Jersey City council approves $20k legal contract for Port Authority matter


Jersey City Corporation Counsel Jeremy Farrell dismissed 2017 Jersey City mayoral candidate Bill Matsikoudis’ letter regarding Port Authority records requests as election season politics and the city council ultimately approved a $20,000 legal contract in the matter.


In the October 12 letter, Matsikoudis challenged a resolution on reauthorizing a legal contract with Arleo & Donohoue, a West Orange law firm, on how it would “advise the City of Jersey City with Coordinating responses related to the Port Authority of NY & NJ Toll Lane Diversions.”

The reauthorized contract amount in front of the council was for $20,000.

At first, the city council considered deliberating this resolution in closed session, but Farrell insisted that he can answer any questions regarding this matter during public session.

“I think that we can be completely honest about this. It’s certainly much ado about nothing. I know that it’s the political season and everyone wants to have a little fun and we can do that,” he said to some moans an groans in the audience.

Farrell later called the letter “unnecessary antics” from Matsikoudis.

Furthermore, he exclaimed “there is never going to be a moment in time, where I am going to knowingly say to you something that’s false.”

Matsikoudis, Farrel’s predecessor, questioned the need for outside counsel for a total of eight full weeks, for a bill totaling $50,000 overall, to answer “legal requests” that concerned cancelled meetings between the Gov. Chris Christie (R) administration and Jersey City Mayor Steven Fulop.

He also challenged whether or not taxpayer dollars were improperly spent on legal fees representing the mayor in any investigations of the matter.

As Hudson County View first reported in August, emails between then-Councilman Fulop and the Port Authority from late 2012 showed that the bi-state agency was angling for Fulop to endorse the governor’s re-election. The emails were released in connection to the Bridgegate trial, where Fulop is expected to testify.

In the same series of emails, it was revealed that Fulop was employed by the Foreign Auto Preparation Service (FAPS), a major processor of imported foreign vehicles in Newark owned by the Port Authority, though his exact job title and responsibilities have not yet been revealed.

Last month, Fulop told us that a fair trial comes before people’s curiosity as an explanation as to why he had not elaborated on the subject yet.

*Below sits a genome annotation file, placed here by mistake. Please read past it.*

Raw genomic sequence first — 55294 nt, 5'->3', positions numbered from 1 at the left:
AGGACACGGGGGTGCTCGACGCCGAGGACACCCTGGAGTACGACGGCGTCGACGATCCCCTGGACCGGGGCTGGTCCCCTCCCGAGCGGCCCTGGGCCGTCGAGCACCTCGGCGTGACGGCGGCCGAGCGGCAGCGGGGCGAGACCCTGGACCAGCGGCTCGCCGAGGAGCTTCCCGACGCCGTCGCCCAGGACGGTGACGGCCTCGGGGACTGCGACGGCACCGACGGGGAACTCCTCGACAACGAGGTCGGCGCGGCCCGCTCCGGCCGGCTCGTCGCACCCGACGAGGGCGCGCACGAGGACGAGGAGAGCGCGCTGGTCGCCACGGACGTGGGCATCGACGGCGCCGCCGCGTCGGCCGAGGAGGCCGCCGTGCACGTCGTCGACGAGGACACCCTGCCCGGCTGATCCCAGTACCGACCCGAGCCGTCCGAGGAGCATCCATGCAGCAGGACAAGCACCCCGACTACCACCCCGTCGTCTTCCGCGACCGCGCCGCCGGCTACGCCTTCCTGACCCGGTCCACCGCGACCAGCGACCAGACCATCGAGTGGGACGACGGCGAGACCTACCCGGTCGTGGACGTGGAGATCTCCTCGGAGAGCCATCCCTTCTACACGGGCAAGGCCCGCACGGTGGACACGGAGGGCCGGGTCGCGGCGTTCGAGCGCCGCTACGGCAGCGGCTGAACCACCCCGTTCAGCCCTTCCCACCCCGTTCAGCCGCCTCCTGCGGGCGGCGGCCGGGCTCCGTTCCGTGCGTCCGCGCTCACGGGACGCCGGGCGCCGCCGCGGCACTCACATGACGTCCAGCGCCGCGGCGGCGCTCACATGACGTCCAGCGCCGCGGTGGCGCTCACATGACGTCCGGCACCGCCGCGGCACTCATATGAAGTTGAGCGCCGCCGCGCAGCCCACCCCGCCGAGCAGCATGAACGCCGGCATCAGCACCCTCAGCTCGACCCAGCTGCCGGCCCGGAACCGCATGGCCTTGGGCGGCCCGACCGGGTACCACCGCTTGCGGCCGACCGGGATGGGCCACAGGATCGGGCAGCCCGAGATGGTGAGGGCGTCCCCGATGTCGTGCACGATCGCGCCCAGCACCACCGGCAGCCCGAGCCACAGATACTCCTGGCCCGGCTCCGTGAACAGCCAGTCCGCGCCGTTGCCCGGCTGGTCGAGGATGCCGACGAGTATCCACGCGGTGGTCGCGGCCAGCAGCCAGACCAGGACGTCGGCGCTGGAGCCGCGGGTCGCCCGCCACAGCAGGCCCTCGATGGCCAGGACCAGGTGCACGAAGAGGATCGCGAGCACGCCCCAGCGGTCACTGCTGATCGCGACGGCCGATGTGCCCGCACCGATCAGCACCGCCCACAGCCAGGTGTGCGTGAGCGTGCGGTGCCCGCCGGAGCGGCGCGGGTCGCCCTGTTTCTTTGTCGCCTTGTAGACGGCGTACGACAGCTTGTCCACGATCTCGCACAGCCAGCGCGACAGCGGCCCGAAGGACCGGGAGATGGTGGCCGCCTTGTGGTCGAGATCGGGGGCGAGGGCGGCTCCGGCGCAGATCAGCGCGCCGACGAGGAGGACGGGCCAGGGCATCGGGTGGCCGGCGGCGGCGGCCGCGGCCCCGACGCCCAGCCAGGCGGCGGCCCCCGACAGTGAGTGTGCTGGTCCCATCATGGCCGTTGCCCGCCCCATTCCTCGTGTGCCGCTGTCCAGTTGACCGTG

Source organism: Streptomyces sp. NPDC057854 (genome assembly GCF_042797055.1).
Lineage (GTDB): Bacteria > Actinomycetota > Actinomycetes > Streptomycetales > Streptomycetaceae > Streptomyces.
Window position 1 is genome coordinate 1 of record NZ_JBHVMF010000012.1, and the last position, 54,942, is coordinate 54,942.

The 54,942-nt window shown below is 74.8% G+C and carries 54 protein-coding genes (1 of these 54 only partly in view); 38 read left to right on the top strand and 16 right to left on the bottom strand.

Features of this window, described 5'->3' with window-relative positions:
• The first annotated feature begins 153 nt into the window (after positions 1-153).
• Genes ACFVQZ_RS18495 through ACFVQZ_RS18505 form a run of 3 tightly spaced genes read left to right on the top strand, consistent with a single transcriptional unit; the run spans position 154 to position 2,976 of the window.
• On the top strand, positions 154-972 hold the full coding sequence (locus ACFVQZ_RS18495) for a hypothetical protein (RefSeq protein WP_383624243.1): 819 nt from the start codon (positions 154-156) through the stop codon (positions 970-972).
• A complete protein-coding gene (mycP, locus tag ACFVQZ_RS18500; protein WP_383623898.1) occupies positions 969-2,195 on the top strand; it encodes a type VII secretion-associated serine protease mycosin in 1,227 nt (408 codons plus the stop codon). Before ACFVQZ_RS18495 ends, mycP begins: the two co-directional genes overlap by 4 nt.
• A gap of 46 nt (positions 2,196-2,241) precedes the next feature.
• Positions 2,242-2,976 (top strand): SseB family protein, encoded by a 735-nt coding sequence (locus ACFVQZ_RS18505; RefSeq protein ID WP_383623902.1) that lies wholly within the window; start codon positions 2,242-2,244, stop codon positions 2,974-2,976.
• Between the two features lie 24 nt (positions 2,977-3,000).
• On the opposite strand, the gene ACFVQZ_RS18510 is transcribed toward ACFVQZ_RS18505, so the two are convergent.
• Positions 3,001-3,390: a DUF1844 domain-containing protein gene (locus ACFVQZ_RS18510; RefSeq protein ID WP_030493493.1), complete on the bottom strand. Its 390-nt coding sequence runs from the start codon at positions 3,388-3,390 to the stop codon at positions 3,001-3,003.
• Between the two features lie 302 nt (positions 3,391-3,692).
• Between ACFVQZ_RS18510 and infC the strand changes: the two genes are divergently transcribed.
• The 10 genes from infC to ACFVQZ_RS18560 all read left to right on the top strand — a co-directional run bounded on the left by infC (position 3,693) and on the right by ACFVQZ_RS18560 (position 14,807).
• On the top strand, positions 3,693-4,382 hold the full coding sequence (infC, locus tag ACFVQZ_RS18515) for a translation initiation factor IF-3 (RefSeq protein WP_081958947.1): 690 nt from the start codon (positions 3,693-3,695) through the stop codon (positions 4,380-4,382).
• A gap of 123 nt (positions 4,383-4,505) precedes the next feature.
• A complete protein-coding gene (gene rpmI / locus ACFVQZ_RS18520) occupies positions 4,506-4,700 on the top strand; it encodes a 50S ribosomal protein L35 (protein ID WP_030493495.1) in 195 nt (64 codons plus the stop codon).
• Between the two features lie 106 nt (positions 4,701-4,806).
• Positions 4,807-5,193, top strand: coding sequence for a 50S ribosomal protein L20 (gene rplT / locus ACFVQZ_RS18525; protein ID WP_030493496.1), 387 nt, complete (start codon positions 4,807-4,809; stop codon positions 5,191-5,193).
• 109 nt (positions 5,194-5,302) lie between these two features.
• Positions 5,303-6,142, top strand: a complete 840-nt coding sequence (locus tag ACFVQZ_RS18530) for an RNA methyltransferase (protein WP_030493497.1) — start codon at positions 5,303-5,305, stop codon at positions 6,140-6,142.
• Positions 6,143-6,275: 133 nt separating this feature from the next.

A spokesman for the U.S. attorney’s office said yesterday that they would not be disclosing witnesses ahead of time when asked if Fulop was still scheduled to take the stand.

Matsikoudis’ letter also made allegations of unlawful traffic stoppages outside the Holland Tunnel, traffic jams at the Global Terminal, an improper agreement for Fulop to endorse Christie in exchange for beneficial treatment of FAPS, as well as the Port Authority issuing grant monies to eliminate state Senator Sandra Cunningham (D-31) as potential mayoral candidate in 2013.

Farrell explained that outside counsel is needed because corporation counsel is employed by the city and would have a conflict of interest. Farrell was also one of hundreds of names disclosed on the potential Bridgegate witness list, though only a small fraction of those are expected to testify.

Jersey City Ward C Councilman Richard Boggiano asked in disbelief, “Are you saying that all 25, 30 employees upstairs are involved with this?”

Upon deliberation, Boggiano told Farrell, “You can say whatever you want, but eventually the truth is coming out.”

The vote was 7-2, with Boggiano and Yun voting against, and Ward A Councilman Frank Gajewski and Ward F Councilwoman Diane Coleman thanking Farrell for explaining the need for Arleo & Donohoue’s services on matters related the Port Authority.

“When a string of voices from the community bring in their own version of what they think it is or want it to be, [it] makes the council have to recheck the information to make sure we understand properly and so it’s never been a matter of not trust or anything like that – it was a matter of understanding,” explained Coleman.